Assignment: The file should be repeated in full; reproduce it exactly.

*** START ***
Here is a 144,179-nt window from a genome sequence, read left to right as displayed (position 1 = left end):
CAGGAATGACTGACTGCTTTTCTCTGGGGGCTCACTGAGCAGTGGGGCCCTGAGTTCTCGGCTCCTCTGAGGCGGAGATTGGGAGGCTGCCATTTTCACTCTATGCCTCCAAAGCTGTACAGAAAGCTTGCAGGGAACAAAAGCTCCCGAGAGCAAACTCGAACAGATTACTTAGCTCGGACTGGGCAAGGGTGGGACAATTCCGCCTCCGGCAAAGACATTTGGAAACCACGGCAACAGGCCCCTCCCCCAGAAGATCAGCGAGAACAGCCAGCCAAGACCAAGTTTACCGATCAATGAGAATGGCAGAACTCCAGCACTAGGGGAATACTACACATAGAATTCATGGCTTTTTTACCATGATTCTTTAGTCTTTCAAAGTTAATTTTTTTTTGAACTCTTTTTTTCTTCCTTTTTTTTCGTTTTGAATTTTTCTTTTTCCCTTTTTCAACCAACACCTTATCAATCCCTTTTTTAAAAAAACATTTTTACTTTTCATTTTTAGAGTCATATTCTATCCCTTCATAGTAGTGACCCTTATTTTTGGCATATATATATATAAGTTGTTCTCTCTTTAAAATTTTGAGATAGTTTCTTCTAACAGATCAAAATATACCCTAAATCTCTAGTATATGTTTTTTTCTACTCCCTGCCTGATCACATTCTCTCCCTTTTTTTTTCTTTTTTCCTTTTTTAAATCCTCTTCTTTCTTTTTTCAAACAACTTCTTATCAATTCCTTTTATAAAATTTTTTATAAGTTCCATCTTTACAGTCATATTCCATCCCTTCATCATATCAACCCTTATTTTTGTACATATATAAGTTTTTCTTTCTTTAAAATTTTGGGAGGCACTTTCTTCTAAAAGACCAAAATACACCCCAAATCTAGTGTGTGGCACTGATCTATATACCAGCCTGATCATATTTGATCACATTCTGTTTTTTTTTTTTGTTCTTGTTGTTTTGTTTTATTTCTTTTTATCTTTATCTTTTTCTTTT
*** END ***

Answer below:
Here is a 144,179-nt window from a genome sequence, read left to right as displayed (position 1 = left end):
CAGGAATGACTGACTGCTTTTCTCTGGGGGCTCACTGAGCAGTGGGGCCCTGAGTTCTCGGCTCCTCTGAGGCGGAGATTGGGAGGCTGCCATTTTCACTCTATGCCTCCAAAGCTGTACAGAAAGCTTGCAGGGAACAAAAGCTCCCGAGAGCAAACTCGAACAGATTACTTAGCTCGGACTGGGCAAGGGTGGGACAATTCCGCCTCCGGCAAAGACATTTGGAAACCACGGCAACAGGCCCCTCCCCCAGAAGATCAGCGAGAACAGCCAGCCAAGACCAAGTTTACCGATCAATGAGAATGGCAGAACTCCAGCACTAGGGGAATACTACACATAGAATTCATGGCTTTTTTACCATGATTCTTTAGTCTTTCAAAGTTAATTTTTTTTTGAACTCTTTTTTTCTTCCTTTTTTTTCGTTTTGAATTTTTCTTTTTCCCTTTTTCAACCAACACCTTATCAATCCCTTTTTTAAAAAAACATTTTTACTTTTCATTTTTAGAGTCATATTCTATCCCTTCATAGTAGTGACCCTTATTTTTGGCATATATATATATAAGTTGTTCTCTCTTTAAAATTTTGAGATAGTTTCTTCTAACAGATCAAAATATACCCTAAATCTCTAGTATATGTTTTTTTCTACTCCCTGCCTGATCACATTCTCTCCCTTTTTTTTTCTTTTTTCCTTTTTTAAATCCTCTTCTTTCTTTTTTCAAACAACTTCTTATCAATTCCTTTTATAAAATTTTTTATAAGTTCCATCTTTACAGTCATATTCCATCCCTTCATCATATCAACCCTTATTTTTGTACATATATAAGTTTTTCTTTCTTTAAAATTTTGGGAGGCACTTTCTTCTAAAAGACCAAAATACACCCCAAATCTAGTGTGTGGCACTGATCTATATACCAGCCTGATCATATTTGATCACATTCTGTTTTTTTTTTTTGTTCTTGTTGTTTTGTTTTATTTCTTTTTATCTTTATCTTTTTCTTTT